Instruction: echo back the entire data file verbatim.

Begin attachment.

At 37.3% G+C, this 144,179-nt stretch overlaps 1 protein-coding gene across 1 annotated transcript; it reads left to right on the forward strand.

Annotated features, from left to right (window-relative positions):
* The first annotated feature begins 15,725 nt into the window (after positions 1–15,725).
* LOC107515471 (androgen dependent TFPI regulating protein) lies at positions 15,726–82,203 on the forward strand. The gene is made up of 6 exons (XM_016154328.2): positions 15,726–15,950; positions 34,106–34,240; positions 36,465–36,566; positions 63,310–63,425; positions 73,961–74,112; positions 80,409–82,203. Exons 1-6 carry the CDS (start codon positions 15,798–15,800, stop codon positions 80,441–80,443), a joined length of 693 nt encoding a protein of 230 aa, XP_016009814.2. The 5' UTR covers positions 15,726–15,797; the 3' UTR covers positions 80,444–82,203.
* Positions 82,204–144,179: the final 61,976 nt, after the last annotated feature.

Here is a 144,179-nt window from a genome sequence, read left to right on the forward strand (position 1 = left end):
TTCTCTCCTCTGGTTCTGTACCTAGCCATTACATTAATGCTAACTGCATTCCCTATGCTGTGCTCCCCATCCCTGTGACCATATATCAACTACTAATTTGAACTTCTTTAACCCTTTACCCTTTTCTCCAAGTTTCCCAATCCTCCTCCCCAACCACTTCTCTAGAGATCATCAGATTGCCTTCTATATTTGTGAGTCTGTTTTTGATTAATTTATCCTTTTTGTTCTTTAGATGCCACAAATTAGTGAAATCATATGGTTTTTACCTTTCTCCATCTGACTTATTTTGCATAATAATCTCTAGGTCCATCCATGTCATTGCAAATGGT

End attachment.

At 37.3% G+C, this 144,179-nt stretch overlaps 1 protein-coding gene across 1 annotated transcript; it reads left to right on the forward strand.

Annotated features, from left to right (window-relative positions):
* The first annotated feature begins 15,725 nt into the window (after positions 1–15,725).
* LOC107515471 (androgen dependent TFPI regulating protein) lies at positions 15,726–82,203 on the forward strand. The gene is made up of 6 exons (XM_016154328.2): positions 15,726–15,950; positions 34,106–34,240; positions 36,465–36,566; positions 63,310–63,425; positions 73,961–74,112; positions 80,409–82,203. Exons 1-6 carry the CDS (start codon positions 15,798–15,800, stop codon positions 80,441–80,443), a joined length of 693 nt encoding a protein of 230 aa, XP_016009814.2. The 5' UTR covers positions 15,726–15,797; the 3' UTR covers positions 80,444–82,203.
* Positions 82,204–144,179: the final 61,976 nt, after the last annotated feature.

Here is a 144,179-nt window from a genome sequence, read left to right on the forward strand (position 1 = left end):
TTCTCTCCTCTGGTTCTGTACCTAGCCATTACATTAATGCTAACTGCATTCCCTATGCTGTGCTCCCCATCCCTGTGACCATATATCAACTACTAATTTGAACTTCTTTAACCCTTTACCCTTTTCTCCAAGTTTCCCAATCCTCCTCCCCAACCACTTCTCTAGAGATCATCAGATTGCCTTCTATATTTGTGAGTCTGTTTTTGATTAATTTATCCTTTTTGTTCTTTAGATGCCACAAATTAGTGAAATCATATGGTTTTTACCTTTCTCCATCTGACTTATTTTGCATAATAATCTCTAGGTCCATCCATGTCATTGCAAATGGT